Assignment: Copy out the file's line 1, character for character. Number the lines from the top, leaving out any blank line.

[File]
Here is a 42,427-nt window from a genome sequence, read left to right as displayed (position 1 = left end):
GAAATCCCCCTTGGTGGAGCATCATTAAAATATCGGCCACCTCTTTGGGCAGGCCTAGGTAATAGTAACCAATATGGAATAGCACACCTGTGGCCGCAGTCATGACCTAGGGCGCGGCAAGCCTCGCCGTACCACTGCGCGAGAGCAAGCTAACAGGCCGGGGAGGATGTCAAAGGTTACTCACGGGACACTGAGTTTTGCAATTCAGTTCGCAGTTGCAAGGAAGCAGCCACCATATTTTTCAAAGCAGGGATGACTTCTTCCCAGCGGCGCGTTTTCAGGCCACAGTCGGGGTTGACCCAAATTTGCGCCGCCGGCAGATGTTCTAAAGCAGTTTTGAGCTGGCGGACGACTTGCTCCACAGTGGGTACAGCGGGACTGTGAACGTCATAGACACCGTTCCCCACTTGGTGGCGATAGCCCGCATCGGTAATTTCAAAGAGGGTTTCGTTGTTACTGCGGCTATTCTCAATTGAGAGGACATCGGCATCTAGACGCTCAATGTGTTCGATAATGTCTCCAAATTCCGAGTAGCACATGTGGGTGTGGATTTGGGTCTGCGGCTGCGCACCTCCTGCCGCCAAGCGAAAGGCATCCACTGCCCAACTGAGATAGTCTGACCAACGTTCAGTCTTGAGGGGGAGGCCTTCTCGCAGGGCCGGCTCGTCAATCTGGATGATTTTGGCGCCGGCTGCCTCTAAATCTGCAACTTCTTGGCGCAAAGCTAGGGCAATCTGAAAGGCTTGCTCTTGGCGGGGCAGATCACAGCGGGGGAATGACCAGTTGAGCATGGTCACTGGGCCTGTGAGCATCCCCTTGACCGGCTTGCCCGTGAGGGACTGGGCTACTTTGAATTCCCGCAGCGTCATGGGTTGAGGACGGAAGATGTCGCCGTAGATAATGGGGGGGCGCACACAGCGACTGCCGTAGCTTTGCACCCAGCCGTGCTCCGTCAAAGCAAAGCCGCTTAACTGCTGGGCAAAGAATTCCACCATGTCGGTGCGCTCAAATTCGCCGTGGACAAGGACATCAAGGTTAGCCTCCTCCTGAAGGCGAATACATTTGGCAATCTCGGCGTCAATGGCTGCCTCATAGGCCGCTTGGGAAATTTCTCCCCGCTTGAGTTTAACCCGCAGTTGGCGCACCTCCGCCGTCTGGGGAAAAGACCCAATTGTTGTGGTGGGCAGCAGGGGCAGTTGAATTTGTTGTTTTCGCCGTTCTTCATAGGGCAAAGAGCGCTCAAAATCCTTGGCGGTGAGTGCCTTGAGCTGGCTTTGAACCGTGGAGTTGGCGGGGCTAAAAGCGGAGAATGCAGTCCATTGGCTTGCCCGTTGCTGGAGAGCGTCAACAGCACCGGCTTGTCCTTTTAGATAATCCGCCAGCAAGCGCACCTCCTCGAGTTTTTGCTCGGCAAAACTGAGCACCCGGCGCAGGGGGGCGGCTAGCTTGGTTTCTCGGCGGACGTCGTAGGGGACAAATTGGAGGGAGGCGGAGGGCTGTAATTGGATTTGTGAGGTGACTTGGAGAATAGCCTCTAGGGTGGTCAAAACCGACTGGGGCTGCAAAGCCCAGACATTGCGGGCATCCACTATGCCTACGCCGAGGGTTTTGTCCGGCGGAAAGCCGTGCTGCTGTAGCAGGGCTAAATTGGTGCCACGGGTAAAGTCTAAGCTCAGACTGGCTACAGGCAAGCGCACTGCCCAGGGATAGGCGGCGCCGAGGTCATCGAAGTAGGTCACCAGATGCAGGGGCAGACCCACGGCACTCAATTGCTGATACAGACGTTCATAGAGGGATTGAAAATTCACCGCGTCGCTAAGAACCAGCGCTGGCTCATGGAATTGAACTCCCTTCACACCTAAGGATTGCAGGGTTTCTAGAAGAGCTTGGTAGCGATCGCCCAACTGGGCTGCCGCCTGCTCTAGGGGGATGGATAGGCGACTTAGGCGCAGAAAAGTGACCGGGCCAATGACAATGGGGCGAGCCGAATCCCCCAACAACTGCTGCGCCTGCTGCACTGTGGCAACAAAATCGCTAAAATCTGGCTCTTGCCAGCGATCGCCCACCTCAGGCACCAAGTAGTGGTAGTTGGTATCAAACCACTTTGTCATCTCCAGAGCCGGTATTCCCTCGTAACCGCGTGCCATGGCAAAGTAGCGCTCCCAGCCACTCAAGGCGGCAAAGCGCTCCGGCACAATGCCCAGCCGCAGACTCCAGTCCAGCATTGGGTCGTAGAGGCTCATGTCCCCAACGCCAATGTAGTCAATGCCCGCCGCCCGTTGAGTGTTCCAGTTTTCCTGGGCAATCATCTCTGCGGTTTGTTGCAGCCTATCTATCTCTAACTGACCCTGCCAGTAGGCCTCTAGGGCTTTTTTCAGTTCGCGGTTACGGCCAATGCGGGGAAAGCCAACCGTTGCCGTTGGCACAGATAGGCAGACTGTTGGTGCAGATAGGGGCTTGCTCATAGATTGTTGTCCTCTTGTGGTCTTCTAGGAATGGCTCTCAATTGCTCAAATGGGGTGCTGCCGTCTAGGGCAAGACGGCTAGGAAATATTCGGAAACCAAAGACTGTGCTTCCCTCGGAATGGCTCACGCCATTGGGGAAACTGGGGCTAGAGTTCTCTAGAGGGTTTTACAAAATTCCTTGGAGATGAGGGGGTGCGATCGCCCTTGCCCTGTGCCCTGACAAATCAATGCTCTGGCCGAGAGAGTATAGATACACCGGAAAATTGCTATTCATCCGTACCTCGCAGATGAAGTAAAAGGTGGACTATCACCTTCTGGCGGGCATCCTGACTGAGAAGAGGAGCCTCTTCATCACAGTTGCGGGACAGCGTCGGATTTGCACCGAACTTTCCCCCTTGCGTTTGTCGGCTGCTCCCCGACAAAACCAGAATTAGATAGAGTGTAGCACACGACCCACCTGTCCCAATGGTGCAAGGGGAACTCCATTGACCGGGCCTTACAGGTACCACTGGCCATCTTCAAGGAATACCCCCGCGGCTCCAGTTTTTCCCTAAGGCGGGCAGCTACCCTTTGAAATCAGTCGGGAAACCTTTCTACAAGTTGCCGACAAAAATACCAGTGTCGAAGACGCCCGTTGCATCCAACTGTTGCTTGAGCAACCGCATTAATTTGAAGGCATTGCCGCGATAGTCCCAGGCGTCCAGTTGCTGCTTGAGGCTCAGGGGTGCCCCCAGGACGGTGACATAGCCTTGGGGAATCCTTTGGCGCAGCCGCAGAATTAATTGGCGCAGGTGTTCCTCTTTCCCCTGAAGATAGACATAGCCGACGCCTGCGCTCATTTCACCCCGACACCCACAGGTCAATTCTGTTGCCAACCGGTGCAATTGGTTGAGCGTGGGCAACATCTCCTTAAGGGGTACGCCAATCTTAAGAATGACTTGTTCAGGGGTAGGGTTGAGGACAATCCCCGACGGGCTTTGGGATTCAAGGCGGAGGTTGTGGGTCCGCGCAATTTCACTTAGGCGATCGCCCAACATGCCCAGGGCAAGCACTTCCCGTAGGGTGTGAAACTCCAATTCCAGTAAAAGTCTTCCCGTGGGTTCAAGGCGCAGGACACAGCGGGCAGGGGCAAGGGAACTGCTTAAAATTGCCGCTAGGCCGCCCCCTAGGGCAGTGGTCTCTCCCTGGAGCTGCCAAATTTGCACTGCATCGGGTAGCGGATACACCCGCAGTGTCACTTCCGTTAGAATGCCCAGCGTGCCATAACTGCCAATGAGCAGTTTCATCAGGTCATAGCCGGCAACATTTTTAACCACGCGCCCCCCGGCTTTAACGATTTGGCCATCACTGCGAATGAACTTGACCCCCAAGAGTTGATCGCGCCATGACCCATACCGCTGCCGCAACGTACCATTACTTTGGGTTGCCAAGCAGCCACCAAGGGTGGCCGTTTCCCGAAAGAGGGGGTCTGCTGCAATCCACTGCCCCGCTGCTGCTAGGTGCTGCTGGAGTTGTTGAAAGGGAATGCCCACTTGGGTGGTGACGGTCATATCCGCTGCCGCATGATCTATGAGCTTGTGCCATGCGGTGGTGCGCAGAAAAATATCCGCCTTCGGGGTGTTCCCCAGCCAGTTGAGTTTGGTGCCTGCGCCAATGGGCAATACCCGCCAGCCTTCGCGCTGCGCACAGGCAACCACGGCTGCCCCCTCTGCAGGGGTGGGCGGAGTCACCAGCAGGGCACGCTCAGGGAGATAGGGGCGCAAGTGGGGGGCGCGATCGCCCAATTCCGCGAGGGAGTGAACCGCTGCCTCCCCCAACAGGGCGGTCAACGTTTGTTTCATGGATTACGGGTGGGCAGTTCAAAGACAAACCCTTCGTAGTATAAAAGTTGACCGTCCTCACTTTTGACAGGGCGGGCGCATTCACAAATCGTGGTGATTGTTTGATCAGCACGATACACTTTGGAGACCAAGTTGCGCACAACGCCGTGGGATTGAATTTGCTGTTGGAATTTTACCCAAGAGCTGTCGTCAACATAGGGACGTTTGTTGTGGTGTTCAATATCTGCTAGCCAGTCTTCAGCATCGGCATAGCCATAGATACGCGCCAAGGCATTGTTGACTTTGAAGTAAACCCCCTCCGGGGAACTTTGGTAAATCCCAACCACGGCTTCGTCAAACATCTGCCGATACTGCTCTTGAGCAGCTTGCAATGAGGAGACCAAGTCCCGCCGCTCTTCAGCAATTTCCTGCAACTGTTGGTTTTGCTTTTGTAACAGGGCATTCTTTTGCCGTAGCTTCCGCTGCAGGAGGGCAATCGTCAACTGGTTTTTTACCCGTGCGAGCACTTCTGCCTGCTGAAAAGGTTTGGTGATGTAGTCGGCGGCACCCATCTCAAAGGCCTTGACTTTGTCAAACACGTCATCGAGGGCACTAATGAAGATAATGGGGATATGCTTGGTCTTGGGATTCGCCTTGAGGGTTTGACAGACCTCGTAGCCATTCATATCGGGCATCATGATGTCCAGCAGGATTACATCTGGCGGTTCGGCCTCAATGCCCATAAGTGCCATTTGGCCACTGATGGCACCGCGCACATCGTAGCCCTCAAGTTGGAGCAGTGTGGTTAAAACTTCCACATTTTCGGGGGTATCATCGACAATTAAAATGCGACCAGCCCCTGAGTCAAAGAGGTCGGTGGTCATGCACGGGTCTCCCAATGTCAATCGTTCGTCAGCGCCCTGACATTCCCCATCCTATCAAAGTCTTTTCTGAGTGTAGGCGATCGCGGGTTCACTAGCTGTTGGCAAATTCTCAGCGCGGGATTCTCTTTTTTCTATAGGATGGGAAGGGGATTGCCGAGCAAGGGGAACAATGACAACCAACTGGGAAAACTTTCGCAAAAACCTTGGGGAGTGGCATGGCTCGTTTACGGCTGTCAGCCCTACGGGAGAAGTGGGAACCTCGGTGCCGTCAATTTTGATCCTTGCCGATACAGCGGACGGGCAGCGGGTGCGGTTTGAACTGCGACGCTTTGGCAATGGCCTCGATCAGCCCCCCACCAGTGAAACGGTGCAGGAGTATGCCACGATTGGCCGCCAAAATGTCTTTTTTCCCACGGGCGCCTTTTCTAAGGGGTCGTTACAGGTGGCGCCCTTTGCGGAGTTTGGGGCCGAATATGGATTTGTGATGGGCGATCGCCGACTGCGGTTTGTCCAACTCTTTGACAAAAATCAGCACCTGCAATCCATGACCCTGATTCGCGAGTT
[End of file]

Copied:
Here is a 42,427-nt window from a genome sequence, read left to right as displayed (position 1 = left end):